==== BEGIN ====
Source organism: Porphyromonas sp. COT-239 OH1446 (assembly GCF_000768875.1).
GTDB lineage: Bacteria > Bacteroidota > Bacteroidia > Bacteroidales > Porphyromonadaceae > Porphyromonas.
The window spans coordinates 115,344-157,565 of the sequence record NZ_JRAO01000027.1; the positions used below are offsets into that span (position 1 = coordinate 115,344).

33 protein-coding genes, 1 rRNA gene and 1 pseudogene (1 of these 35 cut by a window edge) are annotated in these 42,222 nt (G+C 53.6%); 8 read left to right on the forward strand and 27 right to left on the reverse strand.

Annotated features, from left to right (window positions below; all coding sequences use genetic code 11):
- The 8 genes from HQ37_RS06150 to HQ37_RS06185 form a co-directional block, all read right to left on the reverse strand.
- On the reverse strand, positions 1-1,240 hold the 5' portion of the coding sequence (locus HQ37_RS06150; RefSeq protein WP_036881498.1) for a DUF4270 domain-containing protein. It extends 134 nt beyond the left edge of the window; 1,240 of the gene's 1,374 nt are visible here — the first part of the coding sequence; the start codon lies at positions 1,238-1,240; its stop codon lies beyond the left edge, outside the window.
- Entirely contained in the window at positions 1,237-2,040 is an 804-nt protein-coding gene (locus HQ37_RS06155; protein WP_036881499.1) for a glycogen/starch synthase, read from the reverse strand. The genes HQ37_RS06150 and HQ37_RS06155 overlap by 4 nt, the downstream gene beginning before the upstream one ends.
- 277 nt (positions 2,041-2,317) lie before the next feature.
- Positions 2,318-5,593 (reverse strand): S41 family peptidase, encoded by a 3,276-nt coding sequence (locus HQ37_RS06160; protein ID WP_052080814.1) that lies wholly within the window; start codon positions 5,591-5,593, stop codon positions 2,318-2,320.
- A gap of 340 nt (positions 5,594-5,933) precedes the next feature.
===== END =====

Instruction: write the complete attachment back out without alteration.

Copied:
Source organism: Porphyromonas sp. COT-239 OH1446 (assembly GCF_000768875.1).
GTDB lineage: Bacteria > Bacteroidota > Bacteroidia > Bacteroidales > Porphyromonadaceae > Porphyromonas.
The window spans coordinates 115,344-157,565 of the sequence record NZ_JRAO01000027.1; the positions used below are offsets into that span (position 1 = coordinate 115,344).

33 protein-coding genes, 1 rRNA gene and 1 pseudogene (1 of these 35 cut by a window edge) are annotated in these 42,222 nt (G+C 53.6%); 8 read left to right on the forward strand and 27 right to left on the reverse strand.

Annotated features, from left to right (window positions below; all coding sequences use genetic code 11):
- The 8 genes from HQ37_RS06150 to HQ37_RS06185 form a co-directional block, all read right to left on the reverse strand.
- On the reverse strand, positions 1-1,240 hold the 5' portion of the coding sequence (locus HQ37_RS06150; RefSeq protein WP_036881498.1) for a DUF4270 domain-containing protein. It extends 134 nt beyond the left edge of the window; 1,240 of the gene's 1,374 nt are visible here — the first part of the coding sequence; the start codon lies at positions 1,238-1,240; its stop codon lies beyond the left edge, outside the window.
- Entirely contained in the window at positions 1,237-2,040 is an 804-nt protein-coding gene (locus HQ37_RS06155; protein WP_036881499.1) for a glycogen/starch synthase, read from the reverse strand. The genes HQ37_RS06150 and HQ37_RS06155 overlap by 4 nt, the downstream gene beginning before the upstream one ends.
- 277 nt (positions 2,041-2,317) lie before the next feature.
- Positions 2,318-5,593 (reverse strand): S41 family peptidase, encoded by a 3,276-nt coding sequence (locus HQ37_RS06160; protein ID WP_052080814.1) that lies wholly within the window; start codon positions 5,591-5,593, stop codon positions 2,318-2,320.
- A gap of 340 nt (positions 5,594-5,933) precedes the next feature.